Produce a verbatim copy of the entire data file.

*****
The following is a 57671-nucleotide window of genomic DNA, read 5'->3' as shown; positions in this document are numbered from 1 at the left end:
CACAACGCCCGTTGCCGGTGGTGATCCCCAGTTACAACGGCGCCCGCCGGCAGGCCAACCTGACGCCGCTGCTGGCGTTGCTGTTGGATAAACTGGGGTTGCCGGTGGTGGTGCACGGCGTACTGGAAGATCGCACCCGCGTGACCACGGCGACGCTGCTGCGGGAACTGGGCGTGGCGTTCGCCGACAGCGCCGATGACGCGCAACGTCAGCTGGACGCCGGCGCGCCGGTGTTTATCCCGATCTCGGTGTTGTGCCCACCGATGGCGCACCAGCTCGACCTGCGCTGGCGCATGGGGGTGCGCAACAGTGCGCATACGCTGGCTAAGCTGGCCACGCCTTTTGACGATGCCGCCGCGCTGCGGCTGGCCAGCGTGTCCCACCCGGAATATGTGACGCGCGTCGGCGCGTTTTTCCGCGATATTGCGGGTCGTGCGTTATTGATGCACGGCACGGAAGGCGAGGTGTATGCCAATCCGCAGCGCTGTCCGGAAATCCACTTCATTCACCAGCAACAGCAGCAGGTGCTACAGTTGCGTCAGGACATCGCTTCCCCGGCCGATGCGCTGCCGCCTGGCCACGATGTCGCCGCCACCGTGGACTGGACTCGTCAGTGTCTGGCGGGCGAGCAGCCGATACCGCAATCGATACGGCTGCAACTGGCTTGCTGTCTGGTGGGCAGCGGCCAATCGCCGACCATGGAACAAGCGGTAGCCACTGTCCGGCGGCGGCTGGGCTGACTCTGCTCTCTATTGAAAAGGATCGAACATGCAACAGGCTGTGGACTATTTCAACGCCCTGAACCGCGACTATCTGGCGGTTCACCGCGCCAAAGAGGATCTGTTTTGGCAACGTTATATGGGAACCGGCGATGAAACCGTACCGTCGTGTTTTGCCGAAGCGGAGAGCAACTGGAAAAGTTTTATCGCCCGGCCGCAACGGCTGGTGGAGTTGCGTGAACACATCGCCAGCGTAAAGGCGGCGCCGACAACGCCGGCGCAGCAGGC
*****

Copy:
The following is a 57671-nucleotide window of genomic DNA, read 5'->3' as shown; positions in this document are numbered from 1 at the left end:
CACAACGCCCGTTGCCGGTGGTGATCCCCAGTTACAACGGCGCCCGCCGGCAGGCCAACCTGACGCCGCTGCTGGCGTTGCTGTTGGATAAACTGGGGTTGCCGGTGGTGGTGCACGGCGTACTGGAAGATCGCACCCGCGTGACCACGGCGACGCTGCTGCGGGAACTGGGCGTGGCGTTCGCCGACAGCGCCGATGACGCGCAACGTCAGCTGGACGCCGGCGCGCCGGTGTTTATCCCGATCTCGGTGTTGTGCCCACCGATGGCGCACCAGCTCGACCTGCGCTGGCGCATGGGGGTGCGCAACAGTGCGCATACGCTGGCTAAGCTGGCCACGCCTTTTGACGATGCCGCCGCGCTGCGGCTGGCCAGCGTGTCCCACCCGGAATATGTGACGCGCGTCGGCGCGTTTTTCCGCGATATTGCGGGTCGTGCGTTATTGATGCACGGCACGGAAGGCGAGGTGTATGCCAATCCGCAGCGCTGTCCGGAAATCCACTTCATTCACCAGCAACAGCAGCAGGTGCTACAGTTGCGTCAGGACATCGCTTCCCCGGCCGATGCGCTGCCGCCTGGCCACGATGTCGCCGCCACCGTGGACTGGACTCGTCAGTGTCTGGCGGGCGAGCAGCCGATACCGCAATCGATACGGCTGCAACTGGCTTGCTGTCTGGTGGGCAGCGGCCAATCGCCGACCATGGAACAAGCGGTAGCCACTGTCCGGCGGCGGCTGGGCTGACTCTGCTCTCTATTGAAAAGGATCGAACATGCAACAGGCTGTGGACTATTTCAACGCCCTGAACCGCGACTATCTGGCGGTTCACCGCGCCAAAGAGGATCTGTTTTGGCAACGTTATATGGGAACCGGCGATGAAACCGTACCGTCGTGTTTTGCCGAAGCGGAGAGCAACTGGAAAAGTTTTATCGCCCGGCCGCAACGGCTGGTGGAGTTGCGTGAACACATCGCCAGCGTAAAGGCGGCGCCGACAACGCCGGCGCAGCAGGC